Despite having eaten perhaps the largest and best meal of our lives the night before, we awoke early to try our hand at the hike from the car-accessible Caletta Fuili to the beautiful Cala di Luna beach, accessible only by foot and boat. Our friends S and H had done a longer hike (called the Codua di Luna, which apparently takes you through a gorgeous river valley) during their winter visit to Sardinia, but with summer temperatures B and I decided to do an “easier,” shorter hike that would keep us along the coastline. Snort.
On the way, we stopped in the small town of Dorgali, which is very similar to Oliena in its lack of tourist infrastructure. We found an unremarkable supermarket, where we nevertheless spent a good half hour or so cooing at the various regional offerings. Is there anything better than exploring a supermarket in a foreign country? I can skip the most important national monuments entirely if it means that I can hang out in the canned fish, cheese, or deli sections of a European supermarket for an hour or so. After carefully considering our picnic options, we bought some sliced Sardinian mortadella, a wedge of Pecorino cheese, and some beautiful foccacia-like spongy flatbreads. Travel is an excellent way to get to know more about somebody, and one of the things I discovered about B is that this guy has an almost elemental love of mortadella – which, let’s be honest, is basically the boloney of the Italian deli counter. But even I had to admit that Sardinian mortadella looked like something special, with big peppercorns and pickles buried in the enormous round of pressed meat. The Pecorino recommended by the woman at the deli counter was pretty young, as it could be easily sliced with our amazing pocketknife, which had proved itself time and time again on the trip.
Nota bene: I suspect I’m making it sound as though we were having these profound, in-depth conversations with local Sardinians. We weren’t, or at least, I certainly wasn’t. B did an admirable job of transforming his dusty Spanish into something at least comprehensible to an Italian speaker. I suspect this mainly involved adding a lot arbitrary vowel sounds to the ends of words, though my language-fanatic boyfriend might want a bit more credit for his intuitive grasp of Latinate tongues. And me? Well, despite having traveled quite a bit in Italy, I’m stuck with little more than “Buon giorno / Buona sera / Buona notte / Ciao / Arrivederci / Per favore / Grazie mille / Scusi.” Which, accompanied by a smile, will do you just fine in most of Italy. Living in Paris has helped me perfect my “face of total listening comprehension,” so Sardinians would rattle on and on to me and I would smile and nod, smile and nod, thank, and then turn to B and say “What the hell just happened?” But we got around just fine with our limited grasp of the language, and so can you.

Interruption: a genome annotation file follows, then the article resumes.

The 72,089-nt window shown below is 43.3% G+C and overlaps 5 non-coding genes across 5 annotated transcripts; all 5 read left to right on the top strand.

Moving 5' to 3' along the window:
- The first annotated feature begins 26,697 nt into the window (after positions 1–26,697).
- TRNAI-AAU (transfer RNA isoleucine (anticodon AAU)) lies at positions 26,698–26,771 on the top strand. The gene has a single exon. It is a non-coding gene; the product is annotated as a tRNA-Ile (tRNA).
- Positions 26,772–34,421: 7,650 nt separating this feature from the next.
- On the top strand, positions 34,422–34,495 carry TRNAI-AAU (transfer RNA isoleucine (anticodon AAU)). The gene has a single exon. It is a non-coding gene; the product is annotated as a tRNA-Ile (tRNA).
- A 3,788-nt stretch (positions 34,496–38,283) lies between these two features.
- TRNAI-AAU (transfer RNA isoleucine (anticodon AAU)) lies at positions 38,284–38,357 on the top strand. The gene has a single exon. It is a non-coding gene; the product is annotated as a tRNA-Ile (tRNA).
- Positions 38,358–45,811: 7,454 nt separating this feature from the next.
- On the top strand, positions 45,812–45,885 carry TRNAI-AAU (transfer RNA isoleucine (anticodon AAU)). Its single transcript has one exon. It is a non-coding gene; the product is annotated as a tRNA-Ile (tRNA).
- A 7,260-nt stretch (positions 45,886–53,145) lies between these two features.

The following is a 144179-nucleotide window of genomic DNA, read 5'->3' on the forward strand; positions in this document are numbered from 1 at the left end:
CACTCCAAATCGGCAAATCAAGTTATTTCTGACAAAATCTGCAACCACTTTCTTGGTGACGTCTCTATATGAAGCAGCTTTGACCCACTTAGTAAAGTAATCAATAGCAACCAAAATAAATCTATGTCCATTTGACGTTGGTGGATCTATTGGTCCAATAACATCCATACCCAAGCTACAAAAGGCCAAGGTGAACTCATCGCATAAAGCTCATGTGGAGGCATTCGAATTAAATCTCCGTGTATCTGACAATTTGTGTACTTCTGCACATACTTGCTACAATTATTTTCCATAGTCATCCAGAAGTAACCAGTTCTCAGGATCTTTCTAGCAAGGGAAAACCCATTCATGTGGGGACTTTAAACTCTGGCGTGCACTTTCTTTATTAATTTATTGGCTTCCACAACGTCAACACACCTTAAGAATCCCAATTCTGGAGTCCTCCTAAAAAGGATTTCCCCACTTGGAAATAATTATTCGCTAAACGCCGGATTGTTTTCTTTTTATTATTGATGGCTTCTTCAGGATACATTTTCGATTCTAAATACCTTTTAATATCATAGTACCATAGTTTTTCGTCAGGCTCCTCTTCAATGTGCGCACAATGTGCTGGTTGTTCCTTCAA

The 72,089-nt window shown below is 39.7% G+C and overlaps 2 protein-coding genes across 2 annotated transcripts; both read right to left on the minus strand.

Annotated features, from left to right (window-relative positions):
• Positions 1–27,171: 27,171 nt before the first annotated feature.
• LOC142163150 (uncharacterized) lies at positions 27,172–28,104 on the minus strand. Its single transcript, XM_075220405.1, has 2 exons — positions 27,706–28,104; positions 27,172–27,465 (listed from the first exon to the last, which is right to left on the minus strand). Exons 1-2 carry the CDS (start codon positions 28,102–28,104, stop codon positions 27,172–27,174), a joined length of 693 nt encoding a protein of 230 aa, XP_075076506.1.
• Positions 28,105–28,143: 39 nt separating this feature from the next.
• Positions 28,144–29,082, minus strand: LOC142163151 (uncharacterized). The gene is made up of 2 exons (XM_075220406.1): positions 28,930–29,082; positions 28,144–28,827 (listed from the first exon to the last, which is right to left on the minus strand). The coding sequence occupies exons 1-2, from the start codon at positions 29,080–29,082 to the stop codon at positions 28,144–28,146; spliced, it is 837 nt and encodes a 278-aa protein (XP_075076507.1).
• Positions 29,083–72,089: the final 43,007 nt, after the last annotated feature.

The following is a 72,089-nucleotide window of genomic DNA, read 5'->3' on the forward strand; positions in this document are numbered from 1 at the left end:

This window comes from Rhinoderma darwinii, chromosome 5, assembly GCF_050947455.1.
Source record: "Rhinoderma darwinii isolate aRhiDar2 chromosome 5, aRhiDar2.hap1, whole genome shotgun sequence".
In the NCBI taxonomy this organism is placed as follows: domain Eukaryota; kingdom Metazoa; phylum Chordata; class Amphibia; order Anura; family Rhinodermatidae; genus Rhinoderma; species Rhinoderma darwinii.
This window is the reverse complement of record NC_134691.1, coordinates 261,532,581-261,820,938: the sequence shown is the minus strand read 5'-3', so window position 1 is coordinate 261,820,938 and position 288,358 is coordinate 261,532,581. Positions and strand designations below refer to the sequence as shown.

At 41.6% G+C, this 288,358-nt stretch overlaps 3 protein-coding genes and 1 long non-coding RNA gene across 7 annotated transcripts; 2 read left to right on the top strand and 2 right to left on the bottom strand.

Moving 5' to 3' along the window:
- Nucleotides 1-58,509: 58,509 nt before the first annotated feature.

With our backpack full of treats, we headed to the trailhead. Driving from Dorgali to Cala Gonone takes you through a long tunnel that goes directly through the huge mountain range against which Oliena is nestled, spitting you out on the coast. I had no idea that we were staying so close to the beach, as there were craggy peaks blocking the view and providing the illusion that we were deep in inland Sardinia. Arriving at the trailhead, we were stopped by an “Australian” in suspiciously official looking garb.
“Hiking to Cala di Luna?” he asked us.
“Well, let me give you a little information about the hike.”
Broseph proceeded to go on and on about the extreme difficulty level of the two-hour hike we were about to take, and how nobody, repeat nobody, ever does the return hike. We would definitely want to take a boat back from the beach, and the limited boat service would surely not take us anywhere near our car. He represented a local cooperative that would happily schedule us a return boat trip directly to our car that afternoon, but we had to pay up front. He would cut us a deal, only 20 euros for both of us.
I don’t know what it is about my superego composition, but I am such a sucker for official-looking scam artists. Put on a uniform, speak good English, pretend like you are acting in some kind of official capacity, and I’ll just open my wallet like the dumbest, greenest American tourist that was ever born. Thank god I was with B, who greeted the guy with immediate suspicion and politely turned down his offer. “We’ll see when we get to the beach how we feel,” B explained, “I suspect we will be doing the return hike.”
The “Australian” (B thinks he was an Italian who had learned English in Australia, which goes to show how little of an ear I have for accents) sighed skeptically and said “Well, let’s just say I told you so.”